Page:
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Summary:

Airport, Leopard, Boot Camp, Bonjour. These are just a sampling of the many terms that Apple has used for different pieces of technology that they offer the world. These everyday terms have a way of seeping into our consciousness that we may not realize. It’s the […]

Airport, Leopard, Boot Camp, Bonjour. These are just a sampling of the many terms that Apple has used for different pieces of technology that they offer the world. These everyday terms have a way of seeping into our consciousness that we may not realize. It’s the new subliminal marketing. Think about it.

My collection of RSS feeds is lengthy and varied in topic. Yet as I go through the general list, I find that my brain automatically flags feed items that contain these and many of Apple’s other terms. Maybe half the time they’re related to the Cupertino computer company, while the rest of the time it’s something else (like a place where airplanes land, a zoo, the military, or France…).

Maybe this is just me. Too much Mac on the brain I suppose. But I think it’s hard to deny the logic in some of the naming schemes that Apple uses. (But still, the MacBook?) Pay attention to that fleeting moment next time – is there a quick flash of an apple with a bite out of it before logic kicks in? Or have I had a bit too much of the Kool-aid to drink…?

  1. When I hear “airport”, I think of both Apple and the actual airport (because I like to travel). Bootcamp goes with the military because my ex is a Marine. Leopard and Bonjour both go straight to Apple. Just like if I hear the word “pod”, I immediately think iPod.

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  2. I think that they are using more Mac in the naming of Apple products because more people are linking common things to Apple and some people don’t actually know that Mac OS is the name of Apple’s operating system.

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  3. Not really on topic, but I didn’t know where else to go.

    I’ve really enjoyed this site recently since I came upon it. Believe me, I’m in no one’s league with Mac’s. I got an iBook a little over a year ago (much to the chagrin of my father, who had built my PC desktops for 12-15 years), and I use it for the basics: word processing, surfing the Web, playing with digital photos, and of course, interacting with my iPod. I am having one rediculously simple problem that my sleeply state of my is keeping me from figuring it out. I tried to update to Quicktime Pro from Quicktime 7. I know I was charged, but the registration key that was provided in the confirmation e-mail, came back invalid whenever I try to enter it. Is this a common occurrence? Do I just have to call Apple and get a new key? Or, do I have to eat the $30? Any info would be appreciated. Thanks.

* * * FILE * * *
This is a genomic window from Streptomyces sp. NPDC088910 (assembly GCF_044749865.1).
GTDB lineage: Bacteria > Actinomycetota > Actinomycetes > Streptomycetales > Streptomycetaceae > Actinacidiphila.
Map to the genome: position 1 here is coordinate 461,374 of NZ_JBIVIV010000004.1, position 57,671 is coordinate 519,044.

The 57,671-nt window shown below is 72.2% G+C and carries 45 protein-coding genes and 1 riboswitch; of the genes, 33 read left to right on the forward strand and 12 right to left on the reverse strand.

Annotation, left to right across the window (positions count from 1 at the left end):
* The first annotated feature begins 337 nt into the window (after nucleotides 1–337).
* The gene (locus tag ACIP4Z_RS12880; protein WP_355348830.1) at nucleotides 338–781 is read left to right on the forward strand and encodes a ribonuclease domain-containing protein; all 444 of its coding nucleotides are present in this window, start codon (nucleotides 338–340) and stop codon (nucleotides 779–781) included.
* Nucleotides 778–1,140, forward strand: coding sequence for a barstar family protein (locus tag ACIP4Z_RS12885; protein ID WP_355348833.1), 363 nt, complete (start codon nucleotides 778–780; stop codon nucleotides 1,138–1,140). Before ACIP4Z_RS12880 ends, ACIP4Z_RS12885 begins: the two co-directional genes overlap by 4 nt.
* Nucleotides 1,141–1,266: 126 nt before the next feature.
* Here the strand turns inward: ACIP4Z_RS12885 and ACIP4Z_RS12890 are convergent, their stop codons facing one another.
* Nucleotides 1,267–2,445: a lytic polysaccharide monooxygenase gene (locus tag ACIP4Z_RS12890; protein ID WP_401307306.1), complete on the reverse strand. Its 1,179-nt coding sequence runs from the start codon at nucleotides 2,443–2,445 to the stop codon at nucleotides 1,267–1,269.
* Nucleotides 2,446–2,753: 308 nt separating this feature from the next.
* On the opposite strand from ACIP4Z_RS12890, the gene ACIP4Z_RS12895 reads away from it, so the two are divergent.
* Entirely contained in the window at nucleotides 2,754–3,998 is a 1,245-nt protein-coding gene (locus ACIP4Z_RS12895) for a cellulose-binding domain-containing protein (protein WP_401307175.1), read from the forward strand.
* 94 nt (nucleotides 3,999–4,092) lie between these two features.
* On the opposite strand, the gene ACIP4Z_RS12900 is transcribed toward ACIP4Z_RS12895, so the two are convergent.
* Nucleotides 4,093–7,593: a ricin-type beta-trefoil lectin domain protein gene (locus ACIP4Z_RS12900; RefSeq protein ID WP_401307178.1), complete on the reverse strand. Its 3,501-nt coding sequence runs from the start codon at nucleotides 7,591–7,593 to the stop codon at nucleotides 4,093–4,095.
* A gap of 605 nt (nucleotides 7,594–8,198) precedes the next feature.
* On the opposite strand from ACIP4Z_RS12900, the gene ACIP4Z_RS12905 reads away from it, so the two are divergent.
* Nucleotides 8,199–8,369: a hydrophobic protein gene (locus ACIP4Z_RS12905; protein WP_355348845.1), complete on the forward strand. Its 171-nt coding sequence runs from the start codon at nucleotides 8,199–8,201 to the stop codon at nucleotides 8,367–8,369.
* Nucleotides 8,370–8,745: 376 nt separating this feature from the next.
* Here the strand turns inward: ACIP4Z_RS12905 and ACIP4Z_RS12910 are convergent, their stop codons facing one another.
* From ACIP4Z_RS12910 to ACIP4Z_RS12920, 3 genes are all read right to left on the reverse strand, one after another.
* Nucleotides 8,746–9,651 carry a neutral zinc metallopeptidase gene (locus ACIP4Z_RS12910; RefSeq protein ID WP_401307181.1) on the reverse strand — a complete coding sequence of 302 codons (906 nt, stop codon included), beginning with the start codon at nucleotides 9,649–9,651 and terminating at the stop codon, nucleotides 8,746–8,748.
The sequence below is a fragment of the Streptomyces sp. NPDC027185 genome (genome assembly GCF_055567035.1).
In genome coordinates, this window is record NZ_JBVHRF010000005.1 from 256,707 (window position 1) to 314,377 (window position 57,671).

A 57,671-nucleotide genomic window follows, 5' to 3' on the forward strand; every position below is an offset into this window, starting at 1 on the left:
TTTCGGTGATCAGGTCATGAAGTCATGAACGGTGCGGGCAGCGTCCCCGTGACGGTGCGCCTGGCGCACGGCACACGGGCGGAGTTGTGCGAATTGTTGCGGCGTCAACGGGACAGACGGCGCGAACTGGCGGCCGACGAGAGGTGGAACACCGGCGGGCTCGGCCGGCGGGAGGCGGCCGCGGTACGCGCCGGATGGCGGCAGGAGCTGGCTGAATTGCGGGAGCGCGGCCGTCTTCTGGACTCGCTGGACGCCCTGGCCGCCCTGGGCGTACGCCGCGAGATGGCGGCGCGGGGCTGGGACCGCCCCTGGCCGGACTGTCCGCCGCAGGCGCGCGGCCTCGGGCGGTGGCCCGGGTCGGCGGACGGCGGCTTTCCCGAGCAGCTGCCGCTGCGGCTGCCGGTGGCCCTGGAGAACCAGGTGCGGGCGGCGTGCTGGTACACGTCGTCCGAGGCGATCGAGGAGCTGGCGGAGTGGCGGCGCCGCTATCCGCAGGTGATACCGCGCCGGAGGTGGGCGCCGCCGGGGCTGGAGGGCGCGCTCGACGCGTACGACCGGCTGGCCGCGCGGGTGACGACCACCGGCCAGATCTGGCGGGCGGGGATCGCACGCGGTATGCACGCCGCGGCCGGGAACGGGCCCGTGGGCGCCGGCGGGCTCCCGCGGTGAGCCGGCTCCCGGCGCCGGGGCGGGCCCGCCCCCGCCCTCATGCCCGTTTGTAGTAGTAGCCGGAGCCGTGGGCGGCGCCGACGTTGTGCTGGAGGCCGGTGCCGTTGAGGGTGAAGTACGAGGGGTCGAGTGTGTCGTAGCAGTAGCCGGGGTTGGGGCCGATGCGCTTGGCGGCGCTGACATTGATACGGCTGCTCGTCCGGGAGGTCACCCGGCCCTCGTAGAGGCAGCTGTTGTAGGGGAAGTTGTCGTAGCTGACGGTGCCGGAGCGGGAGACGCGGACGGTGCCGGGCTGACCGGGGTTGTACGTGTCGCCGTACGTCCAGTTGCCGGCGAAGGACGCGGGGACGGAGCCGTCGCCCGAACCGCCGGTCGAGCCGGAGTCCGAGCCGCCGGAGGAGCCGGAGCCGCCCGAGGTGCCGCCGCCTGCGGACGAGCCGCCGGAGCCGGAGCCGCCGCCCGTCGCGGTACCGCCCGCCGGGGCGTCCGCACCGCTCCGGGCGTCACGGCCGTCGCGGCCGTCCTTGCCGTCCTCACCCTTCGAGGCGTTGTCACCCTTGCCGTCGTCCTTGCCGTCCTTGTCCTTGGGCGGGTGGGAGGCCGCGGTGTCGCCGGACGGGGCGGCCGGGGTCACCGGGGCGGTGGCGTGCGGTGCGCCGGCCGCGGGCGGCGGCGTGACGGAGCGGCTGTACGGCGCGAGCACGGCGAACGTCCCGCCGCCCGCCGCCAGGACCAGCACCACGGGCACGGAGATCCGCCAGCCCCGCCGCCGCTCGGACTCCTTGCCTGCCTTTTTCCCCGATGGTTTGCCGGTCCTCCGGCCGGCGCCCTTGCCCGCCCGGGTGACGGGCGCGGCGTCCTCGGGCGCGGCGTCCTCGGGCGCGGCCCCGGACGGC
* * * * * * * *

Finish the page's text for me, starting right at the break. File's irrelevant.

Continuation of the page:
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  4. Jason, you should contact Apple and ask them what to do. There’s no way you should eat the $30. And I’ve bought a lot of software over the web but have never heard of an invalid registration code, from Apple or anyone else, so your situation is very rare.

    When you write to Apple, make sure you include the contents of the email you received.

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  5. Yep, I just spent 35 minutes getting transferred around, waiting on help. Then they gave me a number for Quicktime that was disconnected. I love my Mac, but this is driving me up the wall.

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  6. Jason,
    I’m sure you’ve already tried this, but make sure you’re copying/pasting the name/code from the email exactly (no spaces, etc) as it can be picky. Then just tab away from the field to make it register.

    Just covering bases, in case it’s some stupid little gotcha like that. I recall having some small issue like one of the above that caught me off guard at first, long ago when I got QT pro.

    good luck!

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  7. Thanks for the suggestions. It turned out the key I was given was for Windows, not for OSX. Once we figured that out, it was smooth sailing.

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  8. You’re right in that it’s marketing…but it’s not a new thing at all. All the most careful marketers choose their words with utmost care, and many design them to appeal to your most basic human response functions. I don’t know whether or not to say it’s a case of deliberate subliminal messaging, because hey, they have to choose SOME kind of word for it right? I personally hate marketing as a concept, but as far as letting it invade my conscious goes, I think there’s a simple solution – just train yourself to be aware of ALL the marketing messages you recieve, so you know you can seperate yourself from then, should you wish. It’s either that or live in the mountains, I’m afraid!

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